After concerns were raised about the safety profile of hydroxyethyl starch, a renewed interest in the safety and efficacy of gelatin and albumin colloid alternatives occurred in the marketplace. The use of albumin, a natural colloid, is an effective plasma volume expander and has been shown to improve microcirculation.[179,180] In the Saline versus Albumin Fluid Evaluation (SAFE) trial, a double-blinded randomized controlled trial, there was no observed difference in urine output, organ failure, and duration of renal replacement therapy between saline and 4% albumin solutions. Although albumin appears safe, it is two to five times more expensive than crystalloid and offers no significant difference in patient outcomes.[181] Another colloid alternative to crystalloid extensively utilized worldwide is gelatin, a degradation product of collagen. Gelatin-based solutions are similarly costly (more than 10 times more costly than crystalloid) with evidence of safety and efficacy from large prospective randomized controlled trials surprisingly limited.[182] Moeller et al.[183] found risk ratios after gelatin administration were 1.15 (95% CI, 0.96 to 1.38) for mortality, 1.10 (0.86 to 1.41) for requiring allogeneic blood transfusion, 1.35 (0.58 to 3.14) for acute kidney injury, and 3.01 (1.27 to 7.14) for anaphylaxis. Like hydroxyethyl starch, the authors concluded an increased risk of mortality, renal failure, anaphylaxis, and coagulation impairment with gelatin administration.[183] A novel prospective, double-blind randomized controlled trial (NCT02715466) is investigating the therapeutic value and safety of gelatin in patients with early severe sepsis or septic shock. Considering cheaper and safer crystalloid alternatives, the administration of gelatins should be undertaken with caution until further evidence from a well designed trial supporting its use is made available.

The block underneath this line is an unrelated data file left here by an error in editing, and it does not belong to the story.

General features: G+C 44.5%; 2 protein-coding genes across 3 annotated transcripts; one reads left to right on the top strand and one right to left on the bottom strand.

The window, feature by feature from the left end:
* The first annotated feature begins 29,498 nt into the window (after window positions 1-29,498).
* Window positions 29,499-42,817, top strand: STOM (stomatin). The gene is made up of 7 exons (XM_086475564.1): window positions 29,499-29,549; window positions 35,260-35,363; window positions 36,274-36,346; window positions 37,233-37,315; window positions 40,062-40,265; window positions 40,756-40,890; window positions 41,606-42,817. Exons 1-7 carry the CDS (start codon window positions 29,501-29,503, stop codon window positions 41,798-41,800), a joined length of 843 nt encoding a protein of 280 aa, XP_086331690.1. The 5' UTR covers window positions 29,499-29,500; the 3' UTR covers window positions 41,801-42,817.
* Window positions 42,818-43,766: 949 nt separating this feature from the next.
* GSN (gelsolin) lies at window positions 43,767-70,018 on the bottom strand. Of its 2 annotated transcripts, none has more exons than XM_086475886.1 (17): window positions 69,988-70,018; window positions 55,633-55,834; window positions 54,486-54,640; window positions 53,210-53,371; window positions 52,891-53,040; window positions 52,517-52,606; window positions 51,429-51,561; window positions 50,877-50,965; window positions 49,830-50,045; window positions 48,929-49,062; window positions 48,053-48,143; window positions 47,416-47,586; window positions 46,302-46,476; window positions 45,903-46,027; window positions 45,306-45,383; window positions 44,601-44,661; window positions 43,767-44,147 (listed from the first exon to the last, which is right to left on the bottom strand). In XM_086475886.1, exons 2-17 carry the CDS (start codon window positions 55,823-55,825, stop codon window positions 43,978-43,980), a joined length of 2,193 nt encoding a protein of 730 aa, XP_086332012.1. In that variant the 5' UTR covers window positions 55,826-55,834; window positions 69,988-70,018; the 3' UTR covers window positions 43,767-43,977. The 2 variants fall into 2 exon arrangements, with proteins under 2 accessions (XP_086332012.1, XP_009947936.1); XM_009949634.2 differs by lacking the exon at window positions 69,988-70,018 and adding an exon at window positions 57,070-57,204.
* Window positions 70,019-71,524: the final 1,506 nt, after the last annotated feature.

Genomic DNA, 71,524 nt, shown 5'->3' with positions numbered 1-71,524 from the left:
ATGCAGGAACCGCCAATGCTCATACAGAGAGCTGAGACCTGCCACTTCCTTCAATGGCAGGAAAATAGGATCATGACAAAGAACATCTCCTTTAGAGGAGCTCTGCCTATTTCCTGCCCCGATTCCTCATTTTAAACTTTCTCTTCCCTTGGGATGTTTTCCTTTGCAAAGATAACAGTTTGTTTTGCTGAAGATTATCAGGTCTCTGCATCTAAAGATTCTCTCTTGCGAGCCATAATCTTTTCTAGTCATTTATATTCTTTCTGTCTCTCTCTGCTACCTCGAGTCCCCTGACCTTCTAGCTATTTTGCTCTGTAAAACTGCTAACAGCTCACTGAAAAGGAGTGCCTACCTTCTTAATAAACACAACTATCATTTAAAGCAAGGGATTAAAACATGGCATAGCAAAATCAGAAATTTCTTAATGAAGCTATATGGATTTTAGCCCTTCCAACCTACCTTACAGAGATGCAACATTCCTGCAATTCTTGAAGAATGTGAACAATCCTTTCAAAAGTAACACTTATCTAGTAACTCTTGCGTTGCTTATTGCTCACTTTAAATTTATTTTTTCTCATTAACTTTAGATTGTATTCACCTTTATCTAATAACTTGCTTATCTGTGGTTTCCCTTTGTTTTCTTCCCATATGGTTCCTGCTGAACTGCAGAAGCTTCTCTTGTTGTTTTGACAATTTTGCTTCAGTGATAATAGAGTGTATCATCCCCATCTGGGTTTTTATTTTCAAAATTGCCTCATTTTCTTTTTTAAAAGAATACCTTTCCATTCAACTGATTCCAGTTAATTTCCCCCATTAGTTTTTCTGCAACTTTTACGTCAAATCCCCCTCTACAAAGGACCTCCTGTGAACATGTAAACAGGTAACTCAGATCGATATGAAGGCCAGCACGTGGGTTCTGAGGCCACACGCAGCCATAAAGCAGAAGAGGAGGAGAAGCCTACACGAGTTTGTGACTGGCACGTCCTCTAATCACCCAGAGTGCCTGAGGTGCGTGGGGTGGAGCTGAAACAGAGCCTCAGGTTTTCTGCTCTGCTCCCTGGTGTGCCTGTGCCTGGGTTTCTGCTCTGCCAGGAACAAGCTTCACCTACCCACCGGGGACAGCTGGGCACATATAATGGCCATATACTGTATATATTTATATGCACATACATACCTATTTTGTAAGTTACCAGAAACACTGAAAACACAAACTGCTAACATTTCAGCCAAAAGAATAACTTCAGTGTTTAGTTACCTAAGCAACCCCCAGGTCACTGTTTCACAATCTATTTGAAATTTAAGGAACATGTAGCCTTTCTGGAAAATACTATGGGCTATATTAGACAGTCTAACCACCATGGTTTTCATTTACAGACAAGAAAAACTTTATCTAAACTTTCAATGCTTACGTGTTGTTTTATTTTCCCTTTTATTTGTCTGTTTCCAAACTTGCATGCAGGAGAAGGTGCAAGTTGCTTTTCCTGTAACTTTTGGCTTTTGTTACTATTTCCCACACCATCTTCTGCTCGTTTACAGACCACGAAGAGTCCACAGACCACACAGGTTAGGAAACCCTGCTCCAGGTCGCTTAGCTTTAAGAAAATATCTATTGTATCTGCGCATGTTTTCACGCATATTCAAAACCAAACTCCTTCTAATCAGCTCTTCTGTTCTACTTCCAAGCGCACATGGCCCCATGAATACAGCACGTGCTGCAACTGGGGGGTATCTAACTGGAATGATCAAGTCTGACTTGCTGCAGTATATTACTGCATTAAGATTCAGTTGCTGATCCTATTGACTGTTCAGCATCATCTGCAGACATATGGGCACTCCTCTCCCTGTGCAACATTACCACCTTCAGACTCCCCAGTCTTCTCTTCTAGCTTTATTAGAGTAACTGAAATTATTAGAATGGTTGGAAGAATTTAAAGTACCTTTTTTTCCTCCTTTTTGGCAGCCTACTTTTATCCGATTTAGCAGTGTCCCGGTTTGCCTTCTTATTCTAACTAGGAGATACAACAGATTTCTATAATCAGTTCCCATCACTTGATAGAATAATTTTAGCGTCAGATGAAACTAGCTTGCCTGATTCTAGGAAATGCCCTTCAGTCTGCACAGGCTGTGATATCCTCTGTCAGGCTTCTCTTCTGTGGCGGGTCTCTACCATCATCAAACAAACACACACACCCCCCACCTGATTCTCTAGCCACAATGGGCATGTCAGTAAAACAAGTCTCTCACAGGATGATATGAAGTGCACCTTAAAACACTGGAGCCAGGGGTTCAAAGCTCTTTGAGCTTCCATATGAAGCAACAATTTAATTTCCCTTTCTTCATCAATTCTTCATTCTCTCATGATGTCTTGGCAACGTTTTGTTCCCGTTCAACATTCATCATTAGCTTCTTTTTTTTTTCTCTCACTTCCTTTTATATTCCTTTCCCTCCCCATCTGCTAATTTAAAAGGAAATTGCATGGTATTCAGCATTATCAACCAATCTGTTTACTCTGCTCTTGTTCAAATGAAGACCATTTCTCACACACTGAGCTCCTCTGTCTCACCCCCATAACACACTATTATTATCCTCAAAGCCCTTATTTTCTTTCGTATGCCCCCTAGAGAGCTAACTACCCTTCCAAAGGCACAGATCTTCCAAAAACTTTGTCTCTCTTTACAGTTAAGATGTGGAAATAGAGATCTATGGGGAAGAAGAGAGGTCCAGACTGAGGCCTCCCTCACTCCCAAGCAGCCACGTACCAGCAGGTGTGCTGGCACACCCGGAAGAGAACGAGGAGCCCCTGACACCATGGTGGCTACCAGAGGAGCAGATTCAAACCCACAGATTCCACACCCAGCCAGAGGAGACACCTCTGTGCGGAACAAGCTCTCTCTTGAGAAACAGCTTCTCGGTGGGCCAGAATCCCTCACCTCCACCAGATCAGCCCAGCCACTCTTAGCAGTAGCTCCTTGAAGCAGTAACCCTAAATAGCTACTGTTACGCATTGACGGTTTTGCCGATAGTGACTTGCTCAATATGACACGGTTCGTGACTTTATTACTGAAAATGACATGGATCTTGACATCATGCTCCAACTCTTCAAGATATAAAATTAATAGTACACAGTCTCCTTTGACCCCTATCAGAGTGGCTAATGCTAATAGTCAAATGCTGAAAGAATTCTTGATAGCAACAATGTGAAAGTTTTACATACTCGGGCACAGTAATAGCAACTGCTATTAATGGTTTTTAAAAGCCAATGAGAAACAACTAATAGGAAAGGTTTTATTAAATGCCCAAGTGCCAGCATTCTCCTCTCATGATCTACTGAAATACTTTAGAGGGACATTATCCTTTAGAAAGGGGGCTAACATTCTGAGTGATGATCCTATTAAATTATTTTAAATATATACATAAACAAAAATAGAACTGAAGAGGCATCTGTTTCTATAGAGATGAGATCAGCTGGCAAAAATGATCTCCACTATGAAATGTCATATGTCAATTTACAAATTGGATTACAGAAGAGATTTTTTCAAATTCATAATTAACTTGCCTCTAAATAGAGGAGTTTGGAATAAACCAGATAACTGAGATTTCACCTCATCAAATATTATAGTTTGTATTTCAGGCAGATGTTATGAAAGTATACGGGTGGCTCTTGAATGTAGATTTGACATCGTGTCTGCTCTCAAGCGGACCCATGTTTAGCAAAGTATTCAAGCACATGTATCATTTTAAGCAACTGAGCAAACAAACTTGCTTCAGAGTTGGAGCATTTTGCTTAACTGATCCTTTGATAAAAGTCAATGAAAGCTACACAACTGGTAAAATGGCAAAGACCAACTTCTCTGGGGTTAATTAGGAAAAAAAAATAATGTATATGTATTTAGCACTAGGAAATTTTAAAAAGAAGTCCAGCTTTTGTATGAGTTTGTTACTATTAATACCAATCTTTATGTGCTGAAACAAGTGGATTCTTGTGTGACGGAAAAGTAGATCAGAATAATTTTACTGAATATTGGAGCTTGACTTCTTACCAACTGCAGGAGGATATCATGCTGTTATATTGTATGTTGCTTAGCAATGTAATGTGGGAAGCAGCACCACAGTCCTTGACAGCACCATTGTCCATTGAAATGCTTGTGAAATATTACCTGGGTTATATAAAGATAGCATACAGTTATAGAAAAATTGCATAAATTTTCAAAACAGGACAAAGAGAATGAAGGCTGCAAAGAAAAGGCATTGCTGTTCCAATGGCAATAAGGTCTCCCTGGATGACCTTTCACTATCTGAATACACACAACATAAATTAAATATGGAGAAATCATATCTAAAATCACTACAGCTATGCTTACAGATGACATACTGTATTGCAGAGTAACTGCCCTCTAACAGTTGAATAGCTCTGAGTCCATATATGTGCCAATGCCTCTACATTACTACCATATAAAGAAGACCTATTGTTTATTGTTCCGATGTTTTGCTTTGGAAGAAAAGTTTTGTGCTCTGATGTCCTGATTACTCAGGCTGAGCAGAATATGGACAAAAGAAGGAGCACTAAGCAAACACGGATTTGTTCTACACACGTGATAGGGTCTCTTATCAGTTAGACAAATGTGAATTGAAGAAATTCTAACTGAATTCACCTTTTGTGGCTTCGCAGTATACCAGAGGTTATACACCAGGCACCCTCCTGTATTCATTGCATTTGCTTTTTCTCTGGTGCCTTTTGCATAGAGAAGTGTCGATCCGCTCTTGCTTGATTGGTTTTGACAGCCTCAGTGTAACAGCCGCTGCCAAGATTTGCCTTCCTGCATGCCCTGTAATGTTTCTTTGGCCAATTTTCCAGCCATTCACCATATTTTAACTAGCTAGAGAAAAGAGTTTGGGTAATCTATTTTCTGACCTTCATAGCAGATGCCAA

Impact of Anemia and Transfusion on Perioperative Acute Kidney Injury

Preoperative anemia, defined by the World Health Organization as less than 12 g/dl for female patients and less than 13 g/dl for male patients, is linked with perioperative acute kidney injury in both cardiac and noncardiac surgery patients.[184–186] Early postoperative decrements in hemoglobin level have also been linked with acute kidney injury.[184] Anemia leads to a state of decreased oxygen-carrying capacity, putting the vulnerable renal medulla at an increased risk of hypoxic injury. An anemic state also imposes greater oxidative stress on the renal tubules, in part because of the inherent protective function of red blood cells.[186] In addition to preoperative anemic state, perioperative blood transfusion has also been recognized as an independent risk factor for perioperative acute kidney injury. The deleterious effect of allogeneic transfusion has been attributed to the preservation and storage effect of red blood cells, promoting oxidative stress and a proinflammatory state.[186] It is important to note that both anemia and transfusion are associated with acute kidney injury. Measures to optimize a patient's overall preoperative status while minimizing surgical bleeding should be employed to reduce hematologic related acute kidney injury risk.

Avoidance of Nephrotoxic Drugs

Nephrotoxin-induced acute kidney injury is a considerable risk to patients in the perioperative period. Avoidance and minimizing the duration of exposure of these agents reduces the risk of acute kidney injury development.[29] Goldstein et al.[187] performed a prospective analysis of implementing an electronic health record screening and decision matrix at Cincinnati Children's Hospital, Cincinnati, Ohio. In 1,749 patients, implementation of a surveillance system reduced the exposure rate and acute kidney injury rate by 38% and 64%, respectively.[187] As highlighted in these studies, scrutinizing for nephrotoxic exposure has the potential to reduce avoidable harm and can help to prevent perioperative acute kidney injury.

Glycemic Control and Nutritional Support